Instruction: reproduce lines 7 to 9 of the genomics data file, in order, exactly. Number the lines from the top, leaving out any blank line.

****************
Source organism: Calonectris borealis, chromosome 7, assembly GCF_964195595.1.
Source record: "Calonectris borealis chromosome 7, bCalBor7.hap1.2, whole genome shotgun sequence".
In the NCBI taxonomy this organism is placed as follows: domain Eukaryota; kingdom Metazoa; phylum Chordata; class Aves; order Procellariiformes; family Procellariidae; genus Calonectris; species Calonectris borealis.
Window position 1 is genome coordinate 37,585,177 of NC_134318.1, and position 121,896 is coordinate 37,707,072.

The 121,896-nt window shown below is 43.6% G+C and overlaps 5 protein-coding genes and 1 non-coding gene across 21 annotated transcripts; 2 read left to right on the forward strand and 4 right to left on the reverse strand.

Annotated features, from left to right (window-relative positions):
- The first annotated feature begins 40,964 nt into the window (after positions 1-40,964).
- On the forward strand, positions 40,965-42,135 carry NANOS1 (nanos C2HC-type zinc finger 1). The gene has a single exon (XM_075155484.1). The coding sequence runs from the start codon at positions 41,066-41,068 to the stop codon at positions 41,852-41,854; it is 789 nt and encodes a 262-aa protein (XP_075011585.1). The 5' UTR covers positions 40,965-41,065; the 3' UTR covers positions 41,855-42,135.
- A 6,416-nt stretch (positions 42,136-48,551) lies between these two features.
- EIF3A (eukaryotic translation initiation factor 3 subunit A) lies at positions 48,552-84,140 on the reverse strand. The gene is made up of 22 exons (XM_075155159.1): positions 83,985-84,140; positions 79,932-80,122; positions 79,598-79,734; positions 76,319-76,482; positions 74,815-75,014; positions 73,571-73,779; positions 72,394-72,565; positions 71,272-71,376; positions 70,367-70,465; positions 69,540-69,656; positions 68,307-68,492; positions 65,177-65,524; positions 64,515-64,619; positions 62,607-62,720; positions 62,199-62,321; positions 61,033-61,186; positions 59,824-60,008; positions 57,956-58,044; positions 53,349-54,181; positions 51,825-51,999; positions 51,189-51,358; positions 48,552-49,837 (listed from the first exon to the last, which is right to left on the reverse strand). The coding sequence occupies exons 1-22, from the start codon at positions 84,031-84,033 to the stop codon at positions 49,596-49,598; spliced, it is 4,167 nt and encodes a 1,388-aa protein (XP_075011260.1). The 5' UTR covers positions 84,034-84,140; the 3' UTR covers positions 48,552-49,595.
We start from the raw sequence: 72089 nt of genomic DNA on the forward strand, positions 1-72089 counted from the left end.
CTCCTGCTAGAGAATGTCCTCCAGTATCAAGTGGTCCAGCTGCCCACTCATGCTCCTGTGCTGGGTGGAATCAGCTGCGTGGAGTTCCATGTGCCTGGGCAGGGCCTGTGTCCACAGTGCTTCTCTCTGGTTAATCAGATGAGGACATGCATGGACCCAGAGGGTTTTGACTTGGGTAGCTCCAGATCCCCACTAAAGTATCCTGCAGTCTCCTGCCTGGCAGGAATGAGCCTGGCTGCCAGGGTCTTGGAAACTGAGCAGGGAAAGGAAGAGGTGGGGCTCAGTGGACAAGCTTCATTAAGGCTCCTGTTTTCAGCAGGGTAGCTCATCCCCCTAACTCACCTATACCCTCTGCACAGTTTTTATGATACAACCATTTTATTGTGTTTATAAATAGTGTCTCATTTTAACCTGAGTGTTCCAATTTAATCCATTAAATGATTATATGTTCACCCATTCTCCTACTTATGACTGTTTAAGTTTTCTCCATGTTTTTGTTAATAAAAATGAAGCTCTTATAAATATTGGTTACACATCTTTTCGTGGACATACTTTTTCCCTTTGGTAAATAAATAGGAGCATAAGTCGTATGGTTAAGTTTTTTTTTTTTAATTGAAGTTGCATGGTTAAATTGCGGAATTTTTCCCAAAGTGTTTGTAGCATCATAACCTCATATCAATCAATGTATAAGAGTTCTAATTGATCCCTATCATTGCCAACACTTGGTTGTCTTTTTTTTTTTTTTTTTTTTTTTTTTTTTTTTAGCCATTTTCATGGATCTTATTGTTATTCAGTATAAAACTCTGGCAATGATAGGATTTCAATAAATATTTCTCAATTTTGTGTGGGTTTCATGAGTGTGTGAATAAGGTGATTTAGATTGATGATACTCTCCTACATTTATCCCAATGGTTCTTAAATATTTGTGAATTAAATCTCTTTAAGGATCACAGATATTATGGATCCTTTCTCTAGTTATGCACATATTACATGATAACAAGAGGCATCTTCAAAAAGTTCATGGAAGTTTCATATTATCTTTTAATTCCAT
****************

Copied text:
- The first annotated feature begins 40,964 nt into the window (after positions 1-40,964).
- On the forward strand, positions 40,965-42,135 carry NANOS1 (nanos C2HC-type zinc finger 1). The gene has a single exon (XM_075155484.1). The coding sequence runs from the start codon at positions 41,066-41,068 to the stop codon at positions 41,852-41,854; it is 789 nt and encodes a 262-aa protein (XP_075011585.1). The 5' UTR covers positions 40,965-41,065; the 3' UTR covers positions 41,855-42,135.
- A 6,416-nt stretch (positions 42,136-48,551) lies between these two features.